- From 2015 to 2018, on average, Canadians paid almost $50 million in insurance premiums for liability, property, and auto coverage.
- The absence of government mechanisms common in many other developed nations to support consumers facing catastrophic risk leaves Canadians absorbing a higher total share of risk.
- Ontario, B.C., and Manitoba have higher-than-average premiums for auto insurance; Albertans pay well above the national average for property insurance.
A new C.D. Howe Institute report says Canadians are paying premiums “at the high end of international comparisons” for car insurance and home insurance.
The report, “The Price of Protection: Benchmarking Canada’s Property & Casualty Industry Against its Global Peers”, looks at the amount of money Canadians pay for insurance versus what consumers in other developed nations using data from the Organization for Economic Co-operation and Development.
“As can be seen from the results of this first benchmarking exercise, Canadians tend to pay higher premiums for risk transfer than citizens in many, if not most, other developed nations,” said the report’s co-author, Alister Campbell, in a press release. “This is happening despite the core products being offered by a highly competitive industry with normal claims payout ratios and significantly lower returns on equity. So, the explanations must lie elsewhere.”
The report notes from 2015 to 2018, on average, Canadians paid almost $50 million in insurance premiums for liability, property, and auto coverage. That is more than 2.3% of our country’s Gross Domestic Product annually. In general, the report reads, these relatively higher premiums appear in line with claims costs. Canada’s loss ratio (the ratio of losses of insurers to premiums earned) on average has been roughly mid-pack among benchmark peers, with around 66% of premiums paid out in claims.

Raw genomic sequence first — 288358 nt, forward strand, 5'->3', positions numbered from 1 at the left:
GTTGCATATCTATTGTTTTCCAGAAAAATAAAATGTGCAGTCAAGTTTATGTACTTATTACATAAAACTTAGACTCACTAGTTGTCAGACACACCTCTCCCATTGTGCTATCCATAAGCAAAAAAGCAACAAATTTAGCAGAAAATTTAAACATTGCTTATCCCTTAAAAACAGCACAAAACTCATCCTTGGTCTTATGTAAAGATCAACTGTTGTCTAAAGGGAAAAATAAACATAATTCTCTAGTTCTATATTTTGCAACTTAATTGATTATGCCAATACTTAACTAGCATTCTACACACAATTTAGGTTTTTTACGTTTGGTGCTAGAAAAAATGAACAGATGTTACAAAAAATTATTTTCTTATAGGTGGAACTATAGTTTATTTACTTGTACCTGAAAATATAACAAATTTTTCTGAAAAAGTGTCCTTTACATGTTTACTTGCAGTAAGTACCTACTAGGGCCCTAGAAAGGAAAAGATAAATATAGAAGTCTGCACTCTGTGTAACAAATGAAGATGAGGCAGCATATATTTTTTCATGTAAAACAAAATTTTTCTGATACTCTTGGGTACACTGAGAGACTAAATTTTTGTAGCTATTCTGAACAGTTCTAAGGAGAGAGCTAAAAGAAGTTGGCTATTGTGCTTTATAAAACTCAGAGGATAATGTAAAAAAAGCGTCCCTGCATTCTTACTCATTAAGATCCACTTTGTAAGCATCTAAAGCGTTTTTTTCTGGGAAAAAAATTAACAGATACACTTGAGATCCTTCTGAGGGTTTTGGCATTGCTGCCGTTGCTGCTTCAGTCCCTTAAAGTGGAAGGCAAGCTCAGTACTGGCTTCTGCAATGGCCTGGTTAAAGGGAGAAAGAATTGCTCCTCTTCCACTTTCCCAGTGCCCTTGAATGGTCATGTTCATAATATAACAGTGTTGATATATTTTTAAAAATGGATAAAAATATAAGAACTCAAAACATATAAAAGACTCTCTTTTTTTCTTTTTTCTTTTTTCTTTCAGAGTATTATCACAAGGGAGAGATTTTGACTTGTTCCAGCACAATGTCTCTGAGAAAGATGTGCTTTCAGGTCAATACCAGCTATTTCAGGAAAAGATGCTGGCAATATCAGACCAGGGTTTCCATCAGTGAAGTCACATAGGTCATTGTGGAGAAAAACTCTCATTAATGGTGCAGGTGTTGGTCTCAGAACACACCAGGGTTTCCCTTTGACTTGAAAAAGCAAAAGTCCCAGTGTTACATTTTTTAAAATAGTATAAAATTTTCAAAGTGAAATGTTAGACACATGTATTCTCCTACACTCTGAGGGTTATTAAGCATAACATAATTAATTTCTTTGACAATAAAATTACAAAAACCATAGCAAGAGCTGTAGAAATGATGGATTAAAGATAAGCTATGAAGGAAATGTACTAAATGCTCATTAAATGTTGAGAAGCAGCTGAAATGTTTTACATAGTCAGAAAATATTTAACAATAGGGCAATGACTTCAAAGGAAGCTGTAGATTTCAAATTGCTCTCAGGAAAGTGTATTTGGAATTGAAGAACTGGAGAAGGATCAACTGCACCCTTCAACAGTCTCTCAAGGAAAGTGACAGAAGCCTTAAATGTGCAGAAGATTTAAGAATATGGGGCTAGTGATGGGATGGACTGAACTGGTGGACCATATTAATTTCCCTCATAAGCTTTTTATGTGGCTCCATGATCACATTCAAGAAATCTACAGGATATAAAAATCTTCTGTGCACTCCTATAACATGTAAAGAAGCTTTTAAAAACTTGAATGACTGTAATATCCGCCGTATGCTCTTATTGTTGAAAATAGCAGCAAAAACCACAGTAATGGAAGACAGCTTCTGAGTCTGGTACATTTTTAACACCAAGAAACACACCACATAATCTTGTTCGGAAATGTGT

For car insurance, the issue appears to be directly correlated with ineffective government intervention, the report continues, whereas for property insurance, the explanations are harder to identify. earthquakes or flooding — leaving consumers to absorb a higher total share of risk from these types of events through higher risk-transfer premiums.”the costs of higher prudential capital requirements and the absence of government mechanisms common in many other developed nations to support consumers facing catastrophic risk — such as
Concerning each Canadian province and territory, C.D. Howe finds Ontario, B.C., and Manitoba have higher-than-average premiums for auto insurance. In terms of personal property insurance, Albertans pay well above the national average. C.D. Howe suggests that it is in part a reflection of the costs associated with the province’s recent history with natural calamities such as floods, wildfire, and hail.
“Hopefully, this exercise will prompt, as a starting point, better data collection and reporting, and further research and dialogue, so that we can all better understand this essential – but often under-appreciated – segment of the Canadian economy,” adds former C.D. Howe policy analyst, Farah Omran, who co-authored the report with Campbell.
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